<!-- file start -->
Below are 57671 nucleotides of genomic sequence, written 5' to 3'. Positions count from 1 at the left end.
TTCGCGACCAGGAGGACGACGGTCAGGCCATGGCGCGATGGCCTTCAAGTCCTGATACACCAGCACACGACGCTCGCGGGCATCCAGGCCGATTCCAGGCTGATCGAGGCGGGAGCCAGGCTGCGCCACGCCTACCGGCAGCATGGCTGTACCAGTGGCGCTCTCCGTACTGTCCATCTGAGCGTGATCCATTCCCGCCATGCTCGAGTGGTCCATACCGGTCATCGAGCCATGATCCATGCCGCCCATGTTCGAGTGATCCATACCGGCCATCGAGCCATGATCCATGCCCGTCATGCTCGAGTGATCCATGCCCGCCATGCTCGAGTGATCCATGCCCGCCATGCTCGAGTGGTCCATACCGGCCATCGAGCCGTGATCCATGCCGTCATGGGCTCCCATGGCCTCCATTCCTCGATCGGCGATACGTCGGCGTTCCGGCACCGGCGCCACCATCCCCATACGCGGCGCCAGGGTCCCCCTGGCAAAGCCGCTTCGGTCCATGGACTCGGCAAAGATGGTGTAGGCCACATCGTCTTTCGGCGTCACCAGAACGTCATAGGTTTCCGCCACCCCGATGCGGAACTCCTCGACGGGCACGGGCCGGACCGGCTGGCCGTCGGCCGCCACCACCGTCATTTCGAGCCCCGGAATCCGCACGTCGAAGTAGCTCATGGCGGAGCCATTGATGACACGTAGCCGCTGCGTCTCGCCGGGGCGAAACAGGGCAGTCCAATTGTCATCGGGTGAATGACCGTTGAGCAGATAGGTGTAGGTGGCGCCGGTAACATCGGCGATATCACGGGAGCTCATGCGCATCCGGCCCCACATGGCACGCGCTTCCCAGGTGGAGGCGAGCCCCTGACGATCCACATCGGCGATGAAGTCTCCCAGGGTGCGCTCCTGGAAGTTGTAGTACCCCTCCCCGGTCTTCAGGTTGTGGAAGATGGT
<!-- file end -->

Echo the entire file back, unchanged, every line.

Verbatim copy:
Below are 57671 nucleotides of genomic sequence, written 5' to 3'. Positions count from 1 at the left end.
TTCGCGACCAGGAGGACGACGGTCAGGCCATGGCGCGATGGCCTTCAAGTCCTGATACACCAGCACACGACGCTCGCGGGCATCCAGGCCGATTCCAGGCTGATCGAGGCGGGAGCCAGGCTGCGCCACGCCTACCGGCAGCATGGCTGTACCAGTGGCGCTCTCCGTACTGTCCATCTGAGCGTGATCCATTCCCGCCATGCTCGAGTGGTCCATACCGGTCATCGAGCCATGATCCATGCCGCCCATGTTCGAGTGATCCATACCGGCCATCGAGCCATGATCCATGCCCGTCATGCTCGAGTGATCCATGCCCGCCATGCTCGAGTGATCCATGCCCGCCATGCTCGAGTGGTCCATACCGGCCATCGAGCCGTGATCCATGCCGTCATGGGCTCCCATGGCCTCCATTCCTCGATCGGCGATACGTCGGCGTTCCGGCACCGGCGCCACCATCCCCATACGCGGCGCCAGGGTCCCCCTGGCAAAGCCGCTTCGGTCCATGGACTCGGCAAAGATGGTGTAGGCCACATCGTCTTTCGGCGTCACCAGAACGTCATAGGTTTCCGCCACCCCGATGCGGAACTCCTCGACGGGCACGGGCCGGACCGGCTGGCCGTCGGCCGCCACCACCGTCATTTCGAGCCCCGGAATCCGCACGTCGAAGTAGCTCATGGCGGAGCCATTGATGACACGTAGCCGCTGCGTCTCGCCGGGGCGAAACAGGGCAGTCCAATTGTCATCGGGTGAATGACCGTTGAGCAGATAGGTGTAGGTGGCGCCGGTAACATCGGCGATATCACGGGAGCTCATGCGCATCCGGCCCCACATGGCACGCGCTTCCCAGGTGGAGGCGAGCCCCTGACGATCCACATCGGCGATGAAGTCTCCCAGGGTGCGCTCCTGGAAGTTGTAGTACCCCTCCCCGGTCTTCAGGTTGTGGAAGATGGT